But there’s something else going on, and it’s surprisingly sweet. While some buyers are interested in these NFTs only as speculative assets, others have more virtuous intentions. Los Angeles-based startup founder Trevor McFedries has been buying tweets shortly after the launch of Valuables. He enjoyed the way he showed how anything anyone does on the internet can be art, and that even a tweet can be considered worthy creative work. Recently, he picked one of his group of friends’ favorite tweets – a ranking of pasta shapes – and bought it for 3 Ether, or $ 1,920. “People were like, why the hell would you spend $ 1,900 on a tweet?” McFedries said. “But it has value to me. I want to own it.
For Katie Geminder, one of the co-founders of Cent, this type of purchase is exactly what the Valuables platform was designed to help. A veteran of several major social platforms – she was an early Facebook employee – Geminder is now a strong advocate for helping creators capitalize on the social web. “We started an experiment, really,” she says. “Our mission is to help creators earn creative income.” Geminder and her colleagues believed that people who liked certain tweets or Twitter accounts enough would be willing to pay for the thrill of seeing their favorite poster accept their digital memorabilia offer. They bet on the idea that enough people would find value in previously free content. As their user base has swelled over the past few weeks, they see that this assumption has turned out to be correct.
While the Valuables platform is currently limited to creating tweets as NFT, this is one of the clearest examples of how the NFT market is growing on the social web. While some people buy tweets as speculative assets, other early-stage Valuables users are using the platform as a new way to channel their fandom and enthusiasm. Buying an NFT may be an alternate way to support creators, a blockchain-powered twist on Patreon or Tipeee. This is an attractive development for anyone creating content for the social web, as it offers the opportunity to get paid for what might otherwise be given away for free. (An important note: the environmental impact of NFTs is already a pressing concern for many creators, as the energy consumption of blockchain can reach truly horrific levels.)
And there will be plenty of opportunities to question the ethics of what to turn into an NFT, as any individual piece of content can potentially exist in one, from 60-second videos to 10,000-word blog posts. . People are already testing the waters by symbolizing different forms of writing and posting. One of Vine’s first videos has already been sold on an NFT marketplace called Foundation for 8.77 ETH (over $ 16,000). Software engineer and writer John Palmer funded an essay he hadn’t even written yet by hitting it like an NFT on a protocol called Zora. It was very successful, raising 9.9 ETH (over $ 18,000) from 63 backers. Much like Geminder, Palmer sees great value in experimenting with NFTs as a new funding model for creative work. “It offers a way to get paid for one-time work that isn’t part of a subscription or newsletter. It offers a way to monetize work which remains a public good, without a payment wall, ”he said. wrote in an explanation of the project. He published the essay on Mirror, a platform specially designed for writers to sell their projects as NFT. (Wong Joon Ian, a former journalist now working in crypto, described Mirror to me as “a mashup between Medium, Patreon, and Kickstarter” – the best explanation I’ve heard.) Instead of starting a newsletter or a traditional blog, Crypto-savvy writers like Palmer (especially those whose audiences are familiar with blockchain) can chart a new path to making money from their writing.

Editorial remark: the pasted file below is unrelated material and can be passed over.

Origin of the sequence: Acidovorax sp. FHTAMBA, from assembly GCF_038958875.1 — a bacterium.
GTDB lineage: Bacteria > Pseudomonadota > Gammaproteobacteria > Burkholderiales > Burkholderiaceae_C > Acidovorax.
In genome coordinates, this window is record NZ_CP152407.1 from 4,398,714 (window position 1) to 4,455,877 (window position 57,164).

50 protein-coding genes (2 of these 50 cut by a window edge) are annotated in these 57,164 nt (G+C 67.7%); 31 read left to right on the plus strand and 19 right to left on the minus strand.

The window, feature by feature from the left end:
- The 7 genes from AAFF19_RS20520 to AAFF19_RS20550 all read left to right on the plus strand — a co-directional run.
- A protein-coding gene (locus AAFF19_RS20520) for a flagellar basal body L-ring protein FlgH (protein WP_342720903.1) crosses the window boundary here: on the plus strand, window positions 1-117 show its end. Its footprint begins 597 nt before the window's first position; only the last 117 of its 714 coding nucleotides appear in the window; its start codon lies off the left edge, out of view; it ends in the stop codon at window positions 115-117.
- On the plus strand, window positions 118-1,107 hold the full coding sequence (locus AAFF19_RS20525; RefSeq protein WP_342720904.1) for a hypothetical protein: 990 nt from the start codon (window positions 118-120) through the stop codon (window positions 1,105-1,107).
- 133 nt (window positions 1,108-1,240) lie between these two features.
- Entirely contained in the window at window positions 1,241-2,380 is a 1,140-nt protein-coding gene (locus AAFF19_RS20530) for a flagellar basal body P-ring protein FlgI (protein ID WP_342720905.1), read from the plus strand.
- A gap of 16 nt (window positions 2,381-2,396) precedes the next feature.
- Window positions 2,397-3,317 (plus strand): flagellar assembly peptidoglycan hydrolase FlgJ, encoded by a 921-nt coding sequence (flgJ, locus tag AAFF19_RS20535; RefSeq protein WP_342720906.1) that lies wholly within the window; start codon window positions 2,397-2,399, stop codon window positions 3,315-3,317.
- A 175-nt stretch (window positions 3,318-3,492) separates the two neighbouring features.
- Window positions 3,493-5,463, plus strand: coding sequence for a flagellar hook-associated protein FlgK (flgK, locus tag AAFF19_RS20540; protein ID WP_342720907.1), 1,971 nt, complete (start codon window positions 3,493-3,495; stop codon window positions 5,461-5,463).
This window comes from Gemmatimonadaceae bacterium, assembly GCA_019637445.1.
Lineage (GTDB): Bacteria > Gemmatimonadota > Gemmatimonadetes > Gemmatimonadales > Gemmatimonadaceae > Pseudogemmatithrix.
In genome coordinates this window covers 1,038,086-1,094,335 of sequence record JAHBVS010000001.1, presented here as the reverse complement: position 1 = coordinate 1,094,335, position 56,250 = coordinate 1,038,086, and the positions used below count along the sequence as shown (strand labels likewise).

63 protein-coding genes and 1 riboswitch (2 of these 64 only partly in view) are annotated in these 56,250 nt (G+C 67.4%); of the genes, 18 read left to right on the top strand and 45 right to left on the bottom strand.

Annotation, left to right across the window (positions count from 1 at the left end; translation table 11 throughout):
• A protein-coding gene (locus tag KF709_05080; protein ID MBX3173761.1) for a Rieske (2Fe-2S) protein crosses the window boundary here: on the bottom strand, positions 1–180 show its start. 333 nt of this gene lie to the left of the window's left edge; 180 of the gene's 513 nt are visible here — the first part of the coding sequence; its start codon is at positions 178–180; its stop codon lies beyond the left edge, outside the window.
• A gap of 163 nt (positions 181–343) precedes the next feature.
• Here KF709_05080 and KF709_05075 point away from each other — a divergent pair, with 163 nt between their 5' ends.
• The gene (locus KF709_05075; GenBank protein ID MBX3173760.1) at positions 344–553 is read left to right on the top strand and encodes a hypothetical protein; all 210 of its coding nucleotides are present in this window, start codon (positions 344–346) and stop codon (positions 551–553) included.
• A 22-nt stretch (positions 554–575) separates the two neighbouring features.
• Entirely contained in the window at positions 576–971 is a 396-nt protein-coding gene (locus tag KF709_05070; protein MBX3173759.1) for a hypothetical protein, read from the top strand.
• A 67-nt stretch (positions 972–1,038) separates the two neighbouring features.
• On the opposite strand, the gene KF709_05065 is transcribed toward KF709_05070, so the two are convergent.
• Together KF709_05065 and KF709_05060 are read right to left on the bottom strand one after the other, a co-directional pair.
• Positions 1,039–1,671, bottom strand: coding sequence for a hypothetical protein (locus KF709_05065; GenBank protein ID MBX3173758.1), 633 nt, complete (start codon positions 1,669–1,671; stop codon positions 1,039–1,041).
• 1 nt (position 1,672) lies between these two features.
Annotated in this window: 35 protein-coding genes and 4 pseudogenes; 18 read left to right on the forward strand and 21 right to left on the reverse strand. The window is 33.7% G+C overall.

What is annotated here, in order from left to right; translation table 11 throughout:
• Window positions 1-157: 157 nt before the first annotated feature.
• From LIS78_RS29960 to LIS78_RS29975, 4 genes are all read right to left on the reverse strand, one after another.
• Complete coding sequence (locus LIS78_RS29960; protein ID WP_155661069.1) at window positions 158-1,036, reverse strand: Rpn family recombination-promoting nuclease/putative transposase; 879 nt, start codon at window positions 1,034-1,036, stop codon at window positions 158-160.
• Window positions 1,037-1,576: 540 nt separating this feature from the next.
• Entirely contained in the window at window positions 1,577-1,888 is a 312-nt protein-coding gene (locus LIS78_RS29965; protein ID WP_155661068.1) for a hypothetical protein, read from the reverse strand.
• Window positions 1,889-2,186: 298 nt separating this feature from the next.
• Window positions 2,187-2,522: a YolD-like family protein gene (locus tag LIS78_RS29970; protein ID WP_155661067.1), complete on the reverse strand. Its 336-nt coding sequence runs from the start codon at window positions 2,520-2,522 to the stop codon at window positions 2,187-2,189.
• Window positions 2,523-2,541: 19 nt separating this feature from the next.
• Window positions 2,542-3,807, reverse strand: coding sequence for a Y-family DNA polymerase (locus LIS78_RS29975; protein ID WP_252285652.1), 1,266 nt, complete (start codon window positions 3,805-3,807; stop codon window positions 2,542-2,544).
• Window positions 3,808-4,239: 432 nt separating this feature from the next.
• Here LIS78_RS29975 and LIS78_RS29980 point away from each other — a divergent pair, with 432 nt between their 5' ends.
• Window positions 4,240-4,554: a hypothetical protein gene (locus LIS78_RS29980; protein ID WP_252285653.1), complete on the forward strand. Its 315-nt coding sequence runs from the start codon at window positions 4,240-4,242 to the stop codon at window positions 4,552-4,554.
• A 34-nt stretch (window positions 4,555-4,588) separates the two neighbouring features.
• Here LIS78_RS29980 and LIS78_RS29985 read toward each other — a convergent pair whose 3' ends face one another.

After I sold my NFT tweet, a flurry of writer buddies texted me impatiently, asking me how to do it. Shortly after, several WIRED editors sent me a message – much less enthusiastic – because we hadn’t had a conversation about the real implications of accepting an offer like this. As long as I’m on the WIRED staff, I must ask permission before taking paid freelance assignments at other outlets. Do I have to ask permission to sell an NFT? Was what I was selling essentially a bit of digital performance art, signing my name on a token, rather than the writing itself? It was more like selling an autograph than my words, after all – did we have a company policy on digital autographs? These were new questions, because it was a new way for a writer to make money. I called Addison Cameron-Huff, a blockchain lawyer, to hear her opinion. “If it’s not your job at WIRED to make art, and you’re a writer, and your job is to write – if you want to sell art on the side, I don’t think they’ll would stop, ”he said. . “You sell the sales process.” Yet given that I wasn’t sure why my bidder bought my tweet – they didn’t respond when I asked them – it wasn’t clear if they were buying it because they loved me or just because I’m a WIRED reporter. The whole situation was thorny. And if selling chunks of digital content as NFTs spread, I suspect there will be a lot of conversations between writers, artists, and the media about where the boundaries of independent digital identity and of the work identity should be traced. (I promised my publishers that I would no longer take NFT auctions until we understood the rules, just to be sure.)
Other outlets are making their way through this strange new world as well. The Associated Press has already gone ahead and created its own first NFT, although this is a digital work of art rather than a copy of an item. Still, it probably won’t be long before you see the items themselves available as NFT – maybe even this one.
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